Ink 101: Part I

It is estimated the total North American (US and Canada) market for packaging materials is approximately $125 billion in annual shipments. Ink is a relatively minor cost component of the packaging, yet it is the primary link to the consumer market in terms of shelf appeal and consumer acceptance.

During converting operations, ink management as a discipline is a key to productivity and low waste. The table below shows a breakdown of ink usage, which is small in comparison to the total for packaging.

Ink Sales by Market Segment and Print Method ($M)
Item Flexo Offset Gravure Total
Total 1,260 310 230 1,800
Corrugated 360 30 NA 390
Flexible Packaging 660 NA 125 785
Folding Carton 80 200 80 360
Label 160 80 25 265

There are three main printing processes used in packaging: flexo, gravure, and litho. There are four different ink chemistries used: water-based, solvent-based, oil-based, and energy cured. Not every chemistry is applicable to every printing method. Below is a summary.

Summary of Ink Chemistries And Printing Processes
Printing Processes
Ink Chemistries Flexo Offset Gravure
Solvent Yes No Yes
Water Yes No Yes
Oil No Yes No
Energy Cured Yes Yes No

Typical packaging applications for water-based inks include liquid packaging, aseptic packaging, cups and plates, corrugated containers, multiwall bags, beverage carriers, gift wrap, folding cartons, towel and tissue, and retail bags.

Typical applications for solvent-based inks are bread bags, frozen food bags, candy wrap, snack foods, meat and cheese wrappers, stand-up pouches, and towel/tissue overwrap. Use of water-based inks is almost exclusively for paper and board substrates where adhesion, wetting, and drying are facilitated by the substrate porosity. Solvent-based inks are used on film and foil substrates. Energy-cured inks are fully developed and in day-to-day use for litho printing. Their use in flexo is small but growing.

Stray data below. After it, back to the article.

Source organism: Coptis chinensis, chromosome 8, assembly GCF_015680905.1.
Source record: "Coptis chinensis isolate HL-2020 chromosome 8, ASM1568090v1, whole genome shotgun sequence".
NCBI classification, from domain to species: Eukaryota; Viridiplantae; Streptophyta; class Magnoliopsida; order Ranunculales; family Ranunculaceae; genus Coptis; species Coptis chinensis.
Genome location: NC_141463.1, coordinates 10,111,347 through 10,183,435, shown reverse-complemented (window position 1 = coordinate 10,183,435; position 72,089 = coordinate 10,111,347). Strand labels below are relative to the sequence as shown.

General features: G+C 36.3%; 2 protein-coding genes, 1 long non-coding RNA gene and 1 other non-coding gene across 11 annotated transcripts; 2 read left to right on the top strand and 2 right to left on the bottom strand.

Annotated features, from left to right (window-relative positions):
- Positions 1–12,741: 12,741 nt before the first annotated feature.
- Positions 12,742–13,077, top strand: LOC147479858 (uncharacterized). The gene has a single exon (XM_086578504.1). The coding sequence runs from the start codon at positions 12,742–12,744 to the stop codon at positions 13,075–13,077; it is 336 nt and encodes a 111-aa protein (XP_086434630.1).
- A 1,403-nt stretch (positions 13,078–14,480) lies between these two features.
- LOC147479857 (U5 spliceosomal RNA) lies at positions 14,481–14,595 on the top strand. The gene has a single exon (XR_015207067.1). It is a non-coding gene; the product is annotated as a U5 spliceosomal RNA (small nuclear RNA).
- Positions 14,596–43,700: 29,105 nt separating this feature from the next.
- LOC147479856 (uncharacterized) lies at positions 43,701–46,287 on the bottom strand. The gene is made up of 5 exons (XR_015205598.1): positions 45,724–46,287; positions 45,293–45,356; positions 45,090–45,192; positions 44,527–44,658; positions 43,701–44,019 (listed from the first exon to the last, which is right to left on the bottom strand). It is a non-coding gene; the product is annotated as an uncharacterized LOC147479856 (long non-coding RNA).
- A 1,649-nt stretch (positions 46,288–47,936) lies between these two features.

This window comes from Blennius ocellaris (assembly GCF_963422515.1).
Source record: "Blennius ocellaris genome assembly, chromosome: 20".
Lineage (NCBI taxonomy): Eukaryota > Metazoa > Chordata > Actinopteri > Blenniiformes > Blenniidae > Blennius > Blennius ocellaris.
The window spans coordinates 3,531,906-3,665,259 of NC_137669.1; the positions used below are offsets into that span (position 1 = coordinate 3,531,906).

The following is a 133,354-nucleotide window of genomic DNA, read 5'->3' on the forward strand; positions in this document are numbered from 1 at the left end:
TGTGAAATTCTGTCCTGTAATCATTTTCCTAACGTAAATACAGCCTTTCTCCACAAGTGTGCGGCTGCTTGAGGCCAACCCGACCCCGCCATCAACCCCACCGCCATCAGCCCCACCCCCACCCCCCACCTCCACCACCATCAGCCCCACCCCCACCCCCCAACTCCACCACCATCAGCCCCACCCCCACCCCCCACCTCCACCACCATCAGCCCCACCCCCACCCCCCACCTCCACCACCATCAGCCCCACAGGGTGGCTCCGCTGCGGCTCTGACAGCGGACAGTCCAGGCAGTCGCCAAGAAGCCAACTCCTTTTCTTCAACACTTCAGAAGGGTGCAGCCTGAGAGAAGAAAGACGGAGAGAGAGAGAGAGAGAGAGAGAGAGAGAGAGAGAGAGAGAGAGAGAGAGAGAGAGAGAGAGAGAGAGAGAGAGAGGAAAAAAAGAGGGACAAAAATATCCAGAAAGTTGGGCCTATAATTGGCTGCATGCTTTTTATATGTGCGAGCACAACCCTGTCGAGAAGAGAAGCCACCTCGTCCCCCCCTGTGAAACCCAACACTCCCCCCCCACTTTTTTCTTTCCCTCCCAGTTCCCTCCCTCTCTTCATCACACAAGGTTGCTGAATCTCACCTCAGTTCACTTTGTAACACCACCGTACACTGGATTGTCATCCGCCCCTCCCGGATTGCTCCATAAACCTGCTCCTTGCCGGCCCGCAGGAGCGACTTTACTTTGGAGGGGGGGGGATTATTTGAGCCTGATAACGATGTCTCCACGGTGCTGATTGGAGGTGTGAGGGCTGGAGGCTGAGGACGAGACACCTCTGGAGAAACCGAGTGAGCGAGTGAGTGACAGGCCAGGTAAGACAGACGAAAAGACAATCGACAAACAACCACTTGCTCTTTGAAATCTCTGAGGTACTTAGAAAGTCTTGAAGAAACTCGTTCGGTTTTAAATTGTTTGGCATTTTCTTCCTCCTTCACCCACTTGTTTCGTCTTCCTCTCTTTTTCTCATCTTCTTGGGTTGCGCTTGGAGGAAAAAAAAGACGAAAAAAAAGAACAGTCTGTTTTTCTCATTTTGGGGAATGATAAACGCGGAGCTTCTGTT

If we accept that the packaging market is relatively mature and proven in terms of materials and equipment in current use, then what is the basis of competition? If everyone has access to equivalent technology, that leaves us with opportunities for improvement in process design, control, and measurement.

However, all too often materials going into the press are selected in isolation, and when combined in a manufacturing process, they may or may not be conducive to high quality, low cost, and low waste. Ink is a relatively minor cost component with a major impact on converting and often does not get the attention required for optimum performance. Two tough questions for converters are: “What is your waste level, and how does this affect your bottom line?”

In the previous issue, this column discussed process modeling, and the concept of a dynamic workflow of “input-transform-output” was introduced. There are measurable and predictable relationships among ink composition, ink density, ink film thickness, press configuration, press efficiency, print quality, cost of use, and end-use properties. These relationships are controlled by system design and will be explored in upcoming issues of PFFC.

David Argent has 30+ years of experience in the converting industry. He specializes in process analysis and improvement with particular emphasis on ink and coating design and performance. Contact him at 636/391-8180; djvargent@sbcglobal.net


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